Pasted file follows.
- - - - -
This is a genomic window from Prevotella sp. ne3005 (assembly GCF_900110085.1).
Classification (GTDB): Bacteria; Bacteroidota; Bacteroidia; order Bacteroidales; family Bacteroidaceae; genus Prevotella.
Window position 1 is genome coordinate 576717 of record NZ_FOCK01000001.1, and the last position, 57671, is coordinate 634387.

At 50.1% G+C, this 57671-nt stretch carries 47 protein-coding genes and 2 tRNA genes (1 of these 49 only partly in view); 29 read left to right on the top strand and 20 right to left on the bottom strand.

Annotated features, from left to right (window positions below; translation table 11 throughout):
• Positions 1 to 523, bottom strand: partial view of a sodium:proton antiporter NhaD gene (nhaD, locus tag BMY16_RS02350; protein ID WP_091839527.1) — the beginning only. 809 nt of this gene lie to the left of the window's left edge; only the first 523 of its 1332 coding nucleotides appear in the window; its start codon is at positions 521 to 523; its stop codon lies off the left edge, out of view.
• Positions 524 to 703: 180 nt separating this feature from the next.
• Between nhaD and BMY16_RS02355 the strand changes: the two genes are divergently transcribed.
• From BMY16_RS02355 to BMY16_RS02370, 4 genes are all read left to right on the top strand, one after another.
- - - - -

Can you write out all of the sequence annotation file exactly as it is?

This is a genomic window from Prevotella sp. ne3005 (assembly GCF_900110085.1).
Classification (GTDB): Bacteria; Bacteroidota; Bacteroidia; order Bacteroidales; family Bacteroidaceae; genus Prevotella.
Window position 1 is genome coordinate 576717 of record NZ_FOCK01000001.1, and the last position, 57671, is coordinate 634387.

At 50.1% G+C, this 57671-nt stretch carries 47 protein-coding genes and 2 tRNA genes (1 of these 49 only partly in view); 29 read left to right on the top strand and 20 right to left on the bottom strand.

Annotated features, from left to right (window positions below; translation table 11 throughout):
• Positions 1 to 523, bottom strand: partial view of a sodium:proton antiporter NhaD gene (nhaD, locus tag BMY16_RS02350; protein ID WP_091839527.1) — the beginning only. 809 nt of this gene lie to the left of the window's left edge; only the first 523 of its 1332 coding nucleotides appear in the window; its start codon is at positions 521 to 523; its stop codon lies off the left edge, out of view.
• Positions 524 to 703: 180 nt separating this feature from the next.
• Between nhaD and BMY16_RS02355 the strand changes: the two genes are divergently transcribed.
• From BMY16_RS02355 to BMY16_RS02370, 4 genes are all read left to right on the top strand, one after another.